Housing related concerns continue to dominate the advice given by trained advisors at Citizens Advice Guernsey as people ask for help with a lack of housing, affordable housing, and trouble renting.
The increased cost of living also pushed people into asking CAG for help during 2022 with its annual report showing that it had more than 1,630 specific debt and money related queries last year.
That was up 44% compared to 2021 when there were 1,131 specific debt and money issues raised.
Pictured: Money related issues dominate the queries made to CAG.
CAG said its money-related queries last year covered issues such as banking services, insurance, pensions, credit, and debts with some people being helped with individual budgeting advice, individual repayment plans and negotiations with creditors.
Most of the money related queries dealt with last year came from 67 people (up from 52 in 2021). 28 of those people were repeat clients from the previous year while 39 were new clients of CAG.
David Beattie, the volunteers' representative at CAG, said that "many clients are facing some very difficult and stressful problems with huge increases in the cost of living, homelessness, lack of housing at reasonable prices, and finding good quality rented accommodation" among them.
Writing in the 2022 annual report, Mr Beattie said: "These difficulties place a great deal of stress on families and on relationships."
Pictured: Housing queries are the most common CAG deals with.
The 2022 annual report shows that housing was the issue CAG was asked for help with the most last year.
It came up 2,122 times, followed by legal queries.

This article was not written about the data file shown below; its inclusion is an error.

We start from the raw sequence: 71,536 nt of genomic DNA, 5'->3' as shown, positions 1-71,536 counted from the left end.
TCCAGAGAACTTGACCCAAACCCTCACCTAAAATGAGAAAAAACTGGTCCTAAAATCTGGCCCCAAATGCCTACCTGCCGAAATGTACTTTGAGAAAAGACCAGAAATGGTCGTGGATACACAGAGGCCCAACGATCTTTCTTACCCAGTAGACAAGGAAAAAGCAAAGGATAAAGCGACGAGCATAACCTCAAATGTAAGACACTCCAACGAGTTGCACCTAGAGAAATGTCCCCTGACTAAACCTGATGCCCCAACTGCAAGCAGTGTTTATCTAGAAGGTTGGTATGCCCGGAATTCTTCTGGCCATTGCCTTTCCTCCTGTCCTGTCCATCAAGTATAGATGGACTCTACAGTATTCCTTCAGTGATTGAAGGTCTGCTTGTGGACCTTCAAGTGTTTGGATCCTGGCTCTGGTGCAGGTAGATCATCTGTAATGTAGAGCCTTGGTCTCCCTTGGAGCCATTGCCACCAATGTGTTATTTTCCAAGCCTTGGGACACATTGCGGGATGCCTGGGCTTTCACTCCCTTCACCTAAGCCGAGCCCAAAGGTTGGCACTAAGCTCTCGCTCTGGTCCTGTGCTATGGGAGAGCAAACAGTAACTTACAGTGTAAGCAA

Debt and money, family, and employment matters were also raised on well over a thousand occasions.
Trained volunteers spent time working on each of these cases and new volunteers are being recruited to replace those who have left CAG.
These volunteers helped people who were struggling with stress related to their defined issue.
In total the people asking for help with debts owed more than £3 million collectively. That is nearly 11% higher than the collective debts from a year earlier. Many of these debts are linked to credit & store cards, tax bills, hire purchase, catalogues and family loans.
Annie Ashmead, CAG's Interim Chief Executive, wrote in the annual report that volunteers were told that debts became unaffordable as a result of relationships breaking down or health issues, while low incomes, jobs losses and business failures also contributed.
Poor budgeting, legal fees, gambling, and rent arrears were also a factor behind some of the debts listed with CAG.
"It is anticipated that with the cost-of-living crisis, this is going to impact further on those who are already struggling, as well as those who have just managed to survive thus far. With that in mind, we will no doubt see an increase in the need for our dedicated Money Advice service over the coming year," wrote Ms Ashmead.
The charity has previously raised concerns over housing and monetary pressures in the island.
Its figures have previously shown that it received more requests for help around 'access to affordable housing' than any other topic over the last four years.
It has also focused on other issues with reports published on the demand for help with employment contracts and consumer issues, and another on domestic abuse and discrimination are being written.
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